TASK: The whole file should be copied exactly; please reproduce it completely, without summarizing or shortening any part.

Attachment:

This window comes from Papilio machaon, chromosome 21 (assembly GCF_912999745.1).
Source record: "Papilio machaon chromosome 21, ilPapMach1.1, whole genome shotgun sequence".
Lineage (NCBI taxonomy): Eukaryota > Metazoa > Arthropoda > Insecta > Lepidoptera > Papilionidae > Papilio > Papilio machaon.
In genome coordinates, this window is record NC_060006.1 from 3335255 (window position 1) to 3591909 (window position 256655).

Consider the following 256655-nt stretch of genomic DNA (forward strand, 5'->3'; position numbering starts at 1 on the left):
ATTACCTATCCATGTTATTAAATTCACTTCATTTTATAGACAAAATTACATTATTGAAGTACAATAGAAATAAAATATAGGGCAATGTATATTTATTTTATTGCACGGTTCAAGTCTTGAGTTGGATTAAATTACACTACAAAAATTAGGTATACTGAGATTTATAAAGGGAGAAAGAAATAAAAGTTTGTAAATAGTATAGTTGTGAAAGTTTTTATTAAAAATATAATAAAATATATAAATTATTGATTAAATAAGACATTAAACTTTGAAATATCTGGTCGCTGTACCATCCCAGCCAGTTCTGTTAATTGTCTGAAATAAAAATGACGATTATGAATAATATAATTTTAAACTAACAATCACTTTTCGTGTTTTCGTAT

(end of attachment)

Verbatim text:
This window comes from Papilio machaon, chromosome 21 (assembly GCF_912999745.1).
Source record: "Papilio machaon chromosome 21, ilPapMach1.1, whole genome shotgun sequence".
Lineage (NCBI taxonomy): Eukaryota > Metazoa > Arthropoda > Insecta > Lepidoptera > Papilionidae > Papilio > Papilio machaon.
In genome coordinates, this window is record NC_060006.1 from 3335255 (window position 1) to 3591909 (window position 256655).

Consider the following 256655-nt stretch of genomic DNA (forward strand, 5'->3'; position numbering starts at 1 on the left):
ATTACCTATCCATGTTATTAAATTCACTTCATTTTATAGACAAAATTACATTATTGAAGTACAATAGAAATAAAATATAGGGCAATGTATATTTATTTTATTGCACGGTTCAAGTCTTGAGTTGGATTAAATTACACTACAAAAATTAGGTATACTGAGATTTATAAAGGGAGAAAGAAATAAAAGTTTGTAAATAGTATAGTTGTGAAAGTTTTTATTAAAAATATAATAAAATATATAAATTATTGATTAAATAAGACATTAAACTTTGAAATATCTGGTCGCTGTACCATCCCAGCCAGTTCTGTTAATTGTCTGAAATAAAAATGACGATTATGAATAATATAATTTTAAACTAACAATCACTTTTCGTGTTTTCGTAT